Dell Following Apple's Retail Example?

Discussion in 'MacRumors News Discussion (archive)' started by MacRumors, May 23, 2006.

  1. macrumors bot

    MacRumors

    #1
    [​IMG]

    PCPro reports that Dell has announced plans to open two retail stores later this year. Dell has been successful as a direct (mail order) only operation which is claimed to be the most cost-effective.

    Dell currently does operate 161 kiosks in shopping centers nationwide, but this retail initiative would open two 3000 square foot stores - one in Dallas, TX and another in New York. Customers will not be able to purchase Dell computers at the store, however. Instead, the stores will simply offer demos and sales staff to answer questions.

    Dell's expansion, of course, will draw comparisons with Apple's retail expansion which has received a lot of media attention. Apple's 5th Avenue Store opened just last week to a long line of waiting customers.
     
  2. macrumors member

    Drizzt

    #2
    Once again Apple leading the way...
     
  3. macrumors member

    #3
    copycats...lol
     
  4. macrumors 65816

    #4
    if Dell stores look like clunky Dell laptops...
     
  5. macrumors 68040

    Kingsly

    #5
    ...in this case, their correct.
     
  6. macrumors 68030

    Analog Kid

    #6
    Wow-- talk about unclear on the concept...
     
  7. macrumors regular

    jrober

    #7
    Are they kidding?

    This sounds nuts, I think that the idea of viewing and asking then leaving with nothing but a bit of paper is a most satisfying retail experience - not.

    Also think of the visual appeal "Mom look there's a shop selling gravestones" "Son, those aren't gravestones they are Dell towers"

    John
     
  8. macrumors 65816

    yankeefan24

    #8
    Let me guess… tomorrow (tuesday), they're going to announce that they will build a 32 by 32 foot glass cube in the center of Boston, and have a 20,000 square foot store underneath, with a giant floating Dell sign in the middle of the cube. And then when someone goes in there and asks about the resemblance to Apple's cube, they'll answer, what other almost identical cube.
     
  9. macrumors G5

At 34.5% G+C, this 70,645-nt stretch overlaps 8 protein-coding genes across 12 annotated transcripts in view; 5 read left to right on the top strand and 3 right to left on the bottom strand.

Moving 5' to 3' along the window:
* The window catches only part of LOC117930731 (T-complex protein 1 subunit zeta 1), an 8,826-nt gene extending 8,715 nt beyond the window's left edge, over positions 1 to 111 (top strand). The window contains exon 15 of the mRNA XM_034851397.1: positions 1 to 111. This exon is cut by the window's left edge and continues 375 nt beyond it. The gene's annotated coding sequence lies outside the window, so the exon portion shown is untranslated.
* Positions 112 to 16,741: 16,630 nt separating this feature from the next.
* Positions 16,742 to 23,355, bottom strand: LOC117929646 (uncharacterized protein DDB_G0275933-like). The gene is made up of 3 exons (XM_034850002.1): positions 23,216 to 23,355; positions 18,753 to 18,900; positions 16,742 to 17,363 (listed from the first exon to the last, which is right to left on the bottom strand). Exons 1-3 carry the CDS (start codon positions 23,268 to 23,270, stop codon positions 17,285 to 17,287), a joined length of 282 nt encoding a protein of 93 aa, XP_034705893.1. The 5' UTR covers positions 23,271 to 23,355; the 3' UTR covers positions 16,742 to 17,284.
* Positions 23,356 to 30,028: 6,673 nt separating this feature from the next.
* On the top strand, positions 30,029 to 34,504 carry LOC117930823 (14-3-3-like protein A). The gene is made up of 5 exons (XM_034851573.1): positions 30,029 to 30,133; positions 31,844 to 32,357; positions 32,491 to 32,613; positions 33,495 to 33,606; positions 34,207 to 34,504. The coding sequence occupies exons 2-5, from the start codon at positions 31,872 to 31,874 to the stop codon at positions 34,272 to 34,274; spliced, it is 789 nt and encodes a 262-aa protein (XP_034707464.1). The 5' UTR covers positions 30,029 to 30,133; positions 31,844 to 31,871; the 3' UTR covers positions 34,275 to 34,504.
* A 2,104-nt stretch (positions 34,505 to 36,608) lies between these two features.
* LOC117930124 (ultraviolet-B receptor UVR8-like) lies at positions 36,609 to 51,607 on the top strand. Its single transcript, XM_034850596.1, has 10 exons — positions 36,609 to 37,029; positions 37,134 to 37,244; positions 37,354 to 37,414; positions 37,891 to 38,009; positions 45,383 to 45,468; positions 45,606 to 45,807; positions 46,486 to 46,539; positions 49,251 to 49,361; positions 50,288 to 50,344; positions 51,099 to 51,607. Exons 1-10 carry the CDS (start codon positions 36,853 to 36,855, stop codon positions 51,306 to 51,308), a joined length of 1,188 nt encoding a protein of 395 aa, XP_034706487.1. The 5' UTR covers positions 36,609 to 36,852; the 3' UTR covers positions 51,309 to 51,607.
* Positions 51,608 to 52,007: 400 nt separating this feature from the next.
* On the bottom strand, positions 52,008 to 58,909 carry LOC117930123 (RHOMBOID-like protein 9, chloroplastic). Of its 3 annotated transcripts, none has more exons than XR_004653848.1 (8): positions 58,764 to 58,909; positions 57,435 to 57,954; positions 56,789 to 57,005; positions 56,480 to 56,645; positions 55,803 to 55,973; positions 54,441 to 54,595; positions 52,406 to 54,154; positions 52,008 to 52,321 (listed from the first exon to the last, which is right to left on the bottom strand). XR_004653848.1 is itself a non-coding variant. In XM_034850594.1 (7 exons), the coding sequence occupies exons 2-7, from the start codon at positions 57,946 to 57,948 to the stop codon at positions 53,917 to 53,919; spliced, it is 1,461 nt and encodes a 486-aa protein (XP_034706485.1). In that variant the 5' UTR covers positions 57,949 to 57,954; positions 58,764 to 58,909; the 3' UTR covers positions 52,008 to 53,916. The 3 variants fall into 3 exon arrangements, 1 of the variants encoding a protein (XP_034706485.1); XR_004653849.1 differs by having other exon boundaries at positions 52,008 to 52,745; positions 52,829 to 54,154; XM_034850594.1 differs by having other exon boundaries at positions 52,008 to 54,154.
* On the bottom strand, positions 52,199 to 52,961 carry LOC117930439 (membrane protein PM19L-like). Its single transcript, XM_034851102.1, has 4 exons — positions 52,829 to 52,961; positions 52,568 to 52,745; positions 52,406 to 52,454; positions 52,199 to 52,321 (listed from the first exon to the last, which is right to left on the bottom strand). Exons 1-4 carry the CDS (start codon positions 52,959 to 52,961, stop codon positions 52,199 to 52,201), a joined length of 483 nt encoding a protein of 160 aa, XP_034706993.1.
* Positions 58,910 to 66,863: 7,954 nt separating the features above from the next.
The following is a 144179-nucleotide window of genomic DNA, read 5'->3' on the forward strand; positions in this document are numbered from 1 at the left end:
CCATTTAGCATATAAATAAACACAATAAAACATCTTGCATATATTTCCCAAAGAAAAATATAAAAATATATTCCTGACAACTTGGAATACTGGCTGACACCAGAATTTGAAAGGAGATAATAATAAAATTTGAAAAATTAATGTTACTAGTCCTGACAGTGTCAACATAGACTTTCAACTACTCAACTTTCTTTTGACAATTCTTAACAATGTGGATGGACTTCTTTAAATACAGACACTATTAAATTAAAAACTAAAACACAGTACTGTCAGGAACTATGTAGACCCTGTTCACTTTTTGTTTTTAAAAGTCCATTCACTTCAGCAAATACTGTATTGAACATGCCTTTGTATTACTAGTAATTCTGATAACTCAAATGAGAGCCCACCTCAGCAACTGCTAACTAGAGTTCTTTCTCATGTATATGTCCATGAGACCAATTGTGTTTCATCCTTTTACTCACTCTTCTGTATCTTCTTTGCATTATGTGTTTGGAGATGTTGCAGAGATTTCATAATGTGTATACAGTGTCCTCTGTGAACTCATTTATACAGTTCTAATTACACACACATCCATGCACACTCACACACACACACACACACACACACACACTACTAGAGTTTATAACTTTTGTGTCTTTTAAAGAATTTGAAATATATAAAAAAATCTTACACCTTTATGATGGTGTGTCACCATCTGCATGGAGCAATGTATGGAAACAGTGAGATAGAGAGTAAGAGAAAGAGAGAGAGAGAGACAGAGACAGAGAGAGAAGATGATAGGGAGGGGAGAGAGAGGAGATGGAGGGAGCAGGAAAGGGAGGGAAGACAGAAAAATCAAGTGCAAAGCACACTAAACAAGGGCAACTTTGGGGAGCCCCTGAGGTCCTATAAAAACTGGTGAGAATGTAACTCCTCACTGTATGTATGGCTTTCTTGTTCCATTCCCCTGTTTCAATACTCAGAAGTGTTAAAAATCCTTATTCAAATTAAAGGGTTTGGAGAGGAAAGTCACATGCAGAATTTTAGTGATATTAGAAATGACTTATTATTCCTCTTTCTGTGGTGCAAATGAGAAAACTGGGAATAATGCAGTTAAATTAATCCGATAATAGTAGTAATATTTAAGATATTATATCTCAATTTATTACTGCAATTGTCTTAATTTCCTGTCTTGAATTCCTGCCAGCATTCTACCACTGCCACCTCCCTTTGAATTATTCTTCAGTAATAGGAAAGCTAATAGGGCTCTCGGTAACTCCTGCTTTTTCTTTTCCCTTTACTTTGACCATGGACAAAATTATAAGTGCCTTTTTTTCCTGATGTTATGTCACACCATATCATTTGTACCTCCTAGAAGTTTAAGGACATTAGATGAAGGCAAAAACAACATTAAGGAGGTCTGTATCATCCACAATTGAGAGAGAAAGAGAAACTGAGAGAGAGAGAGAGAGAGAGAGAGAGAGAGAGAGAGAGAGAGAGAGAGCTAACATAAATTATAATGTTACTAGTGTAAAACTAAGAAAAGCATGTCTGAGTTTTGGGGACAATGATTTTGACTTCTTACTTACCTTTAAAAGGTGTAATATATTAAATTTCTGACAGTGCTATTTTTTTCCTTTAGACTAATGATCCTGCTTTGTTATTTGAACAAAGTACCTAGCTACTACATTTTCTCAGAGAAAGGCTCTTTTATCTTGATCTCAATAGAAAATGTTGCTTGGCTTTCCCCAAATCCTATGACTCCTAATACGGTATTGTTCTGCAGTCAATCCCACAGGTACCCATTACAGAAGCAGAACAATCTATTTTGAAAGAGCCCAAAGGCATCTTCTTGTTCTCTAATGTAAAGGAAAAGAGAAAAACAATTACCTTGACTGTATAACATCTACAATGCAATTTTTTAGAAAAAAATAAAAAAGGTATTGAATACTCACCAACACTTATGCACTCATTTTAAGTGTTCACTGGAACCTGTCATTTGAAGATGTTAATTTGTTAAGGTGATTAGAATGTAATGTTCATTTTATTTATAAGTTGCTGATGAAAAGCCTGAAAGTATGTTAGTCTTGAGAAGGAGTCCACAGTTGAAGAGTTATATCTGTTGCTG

Sun Baked

    #9
    Hopefully, in trying to copy Apple's retail experience, they end up emulating Gateway. :cool:

    Having a store, with no units for retail sale ... sort of ruins the day for some of the impulse shoppers, who may just change their mind.
     
  10. macrumors regular

    #10
    Worst Idea Ever!

    "I would like this piece of junk Dell machine."

    "No,no, you can't buy one in the Dell store. You have to order it so you can't have instant dissatisfaction from your new computer."
     
  11. macrumors 68030

    #11
    Not selling computers in-store is the first mistake right there...

    Secondly, they don't have a top-selling iconic product like the iPod to lure customers in. The world knows Apple for their iPod and stylish computers.

    And thirdly, what kind of experience is going to keep the customers coming back for more? Apple Stores offer everything: demos, customer service, workshops, in-store purchases

    I look forward to going to Apple stores for the immaculate design they represent. Will Dell off that? Most likely not.

    I know I sound biased, but it's true.
     
  12. macrumors 68000

    MrCrowbar

    #12
    I still would like to be able to take the box with me at the store like I did today for my Macbook. Of course, this involves having the products in stock. However with Dell's MANY BTO options, it's just not realistinc to have all the configrations in the store. I welcome the Dell "try out places". If I had not seen this Dell display (see sig) at a friend's, I'd never had thought of buying it. I don't think Dell is copying Apple here. They just want to expand their market the the people reluctant to buy something they did not see in person before.
     
  13. macrumors 65816

    m-dogg

    #13
    This should be interesting...

    I'll have to check out the NYC store when it opens. I'll be curious what the Dell Store experience will be in comparison to Apple's.
     
  14. macrumors regular

    #14
    Why this won't work.....

    Dell cannot make this work without actually having computers to sell in the store. Customers want to walk out with the product they came in for, just like they can in the Apple stores. If Dell wants to survive, they need to act like Gateway did a couple of years ago, close down all the stores and move into the retail spaces like Circuit City, Best Buy and CompUSA. The Apple retail stores work because like to come in there and play with the cool equipment and decide which iPod they want. The iPod draws so many people into the Apple stores, what is going to draw people into the Dell stores? Alienware?

    Apmonia
     
  15. macrumors 6502a

    dizastor

    #15
    Problem with the dell retail store is, that after 150 visitors through the door, the lights go off, the doors slam and the clerks start speaking really sloooooowly. The regional manager has to swing by and flip the reboot switch, and defrag.